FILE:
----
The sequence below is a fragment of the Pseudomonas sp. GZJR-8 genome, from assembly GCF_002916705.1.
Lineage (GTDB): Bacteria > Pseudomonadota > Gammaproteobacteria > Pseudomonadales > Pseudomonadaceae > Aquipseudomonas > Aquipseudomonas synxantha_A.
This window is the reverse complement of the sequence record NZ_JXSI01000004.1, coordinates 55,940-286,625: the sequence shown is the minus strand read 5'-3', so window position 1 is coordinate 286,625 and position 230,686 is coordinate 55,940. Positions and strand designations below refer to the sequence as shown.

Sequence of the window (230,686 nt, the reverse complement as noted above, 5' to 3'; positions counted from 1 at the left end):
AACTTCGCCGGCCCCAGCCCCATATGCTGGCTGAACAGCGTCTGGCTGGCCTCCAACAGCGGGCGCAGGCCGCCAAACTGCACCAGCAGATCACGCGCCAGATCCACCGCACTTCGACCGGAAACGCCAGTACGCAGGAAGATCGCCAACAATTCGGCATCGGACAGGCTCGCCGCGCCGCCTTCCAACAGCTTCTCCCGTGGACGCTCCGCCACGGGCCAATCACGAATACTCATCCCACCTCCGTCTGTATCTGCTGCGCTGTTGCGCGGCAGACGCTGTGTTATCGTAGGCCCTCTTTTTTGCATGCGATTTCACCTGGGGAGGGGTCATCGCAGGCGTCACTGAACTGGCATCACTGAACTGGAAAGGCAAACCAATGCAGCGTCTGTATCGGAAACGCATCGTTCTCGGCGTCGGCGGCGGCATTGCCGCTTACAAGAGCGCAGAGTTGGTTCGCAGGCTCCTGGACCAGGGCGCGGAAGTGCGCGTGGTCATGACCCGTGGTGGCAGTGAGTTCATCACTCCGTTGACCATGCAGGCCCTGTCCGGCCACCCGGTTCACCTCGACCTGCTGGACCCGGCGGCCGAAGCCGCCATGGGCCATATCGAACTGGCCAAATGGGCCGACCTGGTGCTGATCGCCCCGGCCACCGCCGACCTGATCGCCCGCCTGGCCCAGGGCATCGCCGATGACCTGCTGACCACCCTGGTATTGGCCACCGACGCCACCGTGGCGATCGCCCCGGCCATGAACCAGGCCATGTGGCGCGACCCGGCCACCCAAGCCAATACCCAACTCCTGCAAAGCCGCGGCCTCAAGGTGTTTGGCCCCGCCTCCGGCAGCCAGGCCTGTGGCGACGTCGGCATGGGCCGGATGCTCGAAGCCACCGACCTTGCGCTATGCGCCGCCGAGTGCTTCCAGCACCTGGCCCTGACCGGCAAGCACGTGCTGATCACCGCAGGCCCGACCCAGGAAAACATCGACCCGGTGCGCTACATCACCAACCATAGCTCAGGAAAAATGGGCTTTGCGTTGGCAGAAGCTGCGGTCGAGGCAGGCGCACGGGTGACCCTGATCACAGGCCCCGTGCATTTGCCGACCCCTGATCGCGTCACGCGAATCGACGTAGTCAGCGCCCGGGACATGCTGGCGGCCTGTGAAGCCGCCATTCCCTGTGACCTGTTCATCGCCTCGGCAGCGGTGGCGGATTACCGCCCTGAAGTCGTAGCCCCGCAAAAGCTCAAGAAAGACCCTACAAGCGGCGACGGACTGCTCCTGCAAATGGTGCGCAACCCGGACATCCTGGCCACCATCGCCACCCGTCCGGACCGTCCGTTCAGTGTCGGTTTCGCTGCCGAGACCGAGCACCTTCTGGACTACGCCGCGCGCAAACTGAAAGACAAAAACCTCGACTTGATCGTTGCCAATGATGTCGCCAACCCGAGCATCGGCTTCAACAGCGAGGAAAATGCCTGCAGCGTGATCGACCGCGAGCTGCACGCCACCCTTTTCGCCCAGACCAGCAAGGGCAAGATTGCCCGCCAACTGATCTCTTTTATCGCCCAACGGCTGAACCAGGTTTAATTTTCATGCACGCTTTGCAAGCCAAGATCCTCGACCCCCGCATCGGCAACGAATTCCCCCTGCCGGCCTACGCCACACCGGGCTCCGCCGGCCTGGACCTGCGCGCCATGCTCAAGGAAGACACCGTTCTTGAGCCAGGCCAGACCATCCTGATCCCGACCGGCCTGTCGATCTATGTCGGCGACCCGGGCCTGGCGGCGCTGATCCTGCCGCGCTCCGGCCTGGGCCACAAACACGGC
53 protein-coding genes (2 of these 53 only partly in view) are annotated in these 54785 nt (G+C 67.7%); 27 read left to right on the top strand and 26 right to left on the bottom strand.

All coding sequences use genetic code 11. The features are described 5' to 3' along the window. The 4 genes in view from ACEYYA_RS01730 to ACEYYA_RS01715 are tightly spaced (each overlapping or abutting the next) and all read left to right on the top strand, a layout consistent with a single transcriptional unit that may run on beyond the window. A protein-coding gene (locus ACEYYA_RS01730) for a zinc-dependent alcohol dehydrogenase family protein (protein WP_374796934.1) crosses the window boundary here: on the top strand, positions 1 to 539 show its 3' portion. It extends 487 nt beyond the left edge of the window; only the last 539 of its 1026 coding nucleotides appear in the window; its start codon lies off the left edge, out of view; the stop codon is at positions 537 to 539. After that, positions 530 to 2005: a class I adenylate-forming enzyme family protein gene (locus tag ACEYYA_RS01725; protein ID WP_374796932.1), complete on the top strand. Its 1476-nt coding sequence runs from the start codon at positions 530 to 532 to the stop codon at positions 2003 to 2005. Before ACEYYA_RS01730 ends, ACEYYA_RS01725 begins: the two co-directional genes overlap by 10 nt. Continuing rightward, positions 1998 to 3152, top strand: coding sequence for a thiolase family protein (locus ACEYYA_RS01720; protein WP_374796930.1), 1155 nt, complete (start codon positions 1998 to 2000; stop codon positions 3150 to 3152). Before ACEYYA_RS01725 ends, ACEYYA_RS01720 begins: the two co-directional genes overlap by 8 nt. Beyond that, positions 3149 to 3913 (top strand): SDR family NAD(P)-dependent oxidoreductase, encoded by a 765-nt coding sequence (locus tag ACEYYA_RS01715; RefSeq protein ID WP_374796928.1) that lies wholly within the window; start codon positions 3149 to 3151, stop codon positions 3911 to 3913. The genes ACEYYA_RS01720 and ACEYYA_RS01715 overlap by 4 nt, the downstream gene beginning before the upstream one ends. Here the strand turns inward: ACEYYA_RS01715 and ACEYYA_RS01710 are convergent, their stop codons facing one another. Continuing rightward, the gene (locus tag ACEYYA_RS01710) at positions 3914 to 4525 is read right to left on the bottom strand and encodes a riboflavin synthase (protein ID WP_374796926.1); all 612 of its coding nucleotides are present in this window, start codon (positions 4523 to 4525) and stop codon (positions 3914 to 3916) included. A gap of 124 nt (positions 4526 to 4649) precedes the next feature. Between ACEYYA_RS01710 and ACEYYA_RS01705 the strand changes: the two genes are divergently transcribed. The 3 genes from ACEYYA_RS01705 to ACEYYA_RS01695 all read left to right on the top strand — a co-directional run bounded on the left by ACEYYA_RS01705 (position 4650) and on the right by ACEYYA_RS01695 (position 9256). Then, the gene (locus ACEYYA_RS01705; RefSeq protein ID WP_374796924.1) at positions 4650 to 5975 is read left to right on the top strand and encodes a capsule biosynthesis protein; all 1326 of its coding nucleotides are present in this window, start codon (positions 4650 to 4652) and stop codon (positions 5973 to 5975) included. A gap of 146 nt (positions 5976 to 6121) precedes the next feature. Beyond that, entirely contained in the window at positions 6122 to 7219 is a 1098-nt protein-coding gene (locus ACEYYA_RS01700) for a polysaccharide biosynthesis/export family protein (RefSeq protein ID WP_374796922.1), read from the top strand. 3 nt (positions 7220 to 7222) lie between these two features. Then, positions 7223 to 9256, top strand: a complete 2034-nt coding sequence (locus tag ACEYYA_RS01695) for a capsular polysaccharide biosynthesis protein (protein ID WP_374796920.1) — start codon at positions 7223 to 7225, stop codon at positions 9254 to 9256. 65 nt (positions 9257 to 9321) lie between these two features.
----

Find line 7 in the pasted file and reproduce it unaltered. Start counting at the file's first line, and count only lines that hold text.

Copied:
All coding sequences use genetic code 11. The features are described 5' to 3' along the window. The 4 genes in view from ACEYYA_RS01730 to ACEYYA_RS01715 are tightly spaced (each overlapping or abutting the next) and all read left to right on the top strand, a layout consistent with a single transcriptional unit that may run on beyond the window. A protein-coding gene (locus ACEYYA_RS01730) for a zinc-dependent alcohol dehydrogenase family protein (protein WP_374796934.1) crosses the window boundary here: on the top strand, positions 1 to 539 show its 3' portion. It extends 487 nt beyond the left edge of the window; only the last 539 of its 1026 coding nucleotides appear in the window; its start codon lies off the left edge, out of view; the stop codon is at positions 537 to 539. After that, positions 530 to 2005: a class I adenylate-forming enzyme family protein gene (locus tag ACEYYA_RS01725; protein ID WP_374796932.1), complete on the top strand. Its 1476-nt coding sequence runs from the start codon at positions 530 to 532 to the stop codon at positions 2003 to 2005. Before ACEYYA_RS01730 ends, ACEYYA_RS01725 begins: the two co-directional genes overlap by 10 nt. Continuing rightward, positions 1998 to 3152, top strand: coding sequence for a thiolase family protein (locus ACEYYA_RS01720; protein WP_374796930.1), 1155 nt, complete (start codon positions 1998 to 2000; stop codon positions 3150 to 3152). Before ACEYYA_RS01725 ends, ACEYYA_RS01720 begins: the two co-directional genes overlap by 8 nt. Beyond that, positions 3149 to 3913 (top strand): SDR family NAD(P)-dependent oxidoreductase, encoded by a 765-nt coding sequence (locus tag ACEYYA_RS01715; RefSeq protein ID WP_374796928.1) that lies wholly within the window; start codon positions 3149 to 3151, stop codon positions 3911 to 3913. The genes ACEYYA_RS01720 and ACEYYA_RS01715 overlap by 4 nt, the downstream gene beginning before the upstream one ends. Here the strand turns inward: ACEYYA_RS01715 and ACEYYA_RS01710 are convergent, their stop codons facing one another. Continuing rightward, the gene (locus tag ACEYYA_RS01710) at positions 3914 to 4525 is read right to left on the bottom strand and encodes a riboflavin synthase (protein ID WP_374796926.1); all 612 of its coding nucleotides are present in this window, start codon (positions 4523 to 4525) and stop codon (positions 3914 to 3916) included. A gap of 124 nt (positions 4526 to 4649) precedes the next feature. Between ACEYYA_RS01710 and ACEYYA_RS01705 the strand changes: the two genes are divergently transcribed. The 3 genes from ACEYYA_RS01705 to ACEYYA_RS01695 all read left to right on the top strand — a co-directional run bounded on the left by ACEYYA_RS01705 (position 4650) and on the right by ACEYYA_RS01695 (position 9256). Then, the gene (locus ACEYYA_RS01705; RefSeq protein ID WP_374796924.1) at positions 4650 to 5975 is read left to right on the top strand and encodes a capsule biosynthesis protein; all 1326 of its coding nucleotides are present in this window, start codon (positions 4650 to 4652) and stop codon (positions 5973 to 5975) included. A gap of 146 nt (positions 5976 to 6121) precedes the next feature. Beyond that, entirely contained in the window at positions 6122 to 7219 is a 1098-nt protein-coding gene (locus ACEYYA_RS01700) for a polysaccharide biosynthesis/export family protein (RefSeq protein ID WP_374796922.1), read from the top strand. 3 nt (positions 7220 to 7222) lie between these two features. Then, positions 7223 to 9256, top strand: a complete 2034-nt coding sequence (locus tag ACEYYA_RS01695) for a capsular polysaccharide biosynthesis protein (protein ID WP_374796920.1) — start codon at positions 7223 to 7225, stop codon at positions 9254 to 9256. 65 nt (positions 9257 to 9321) lie between these two features.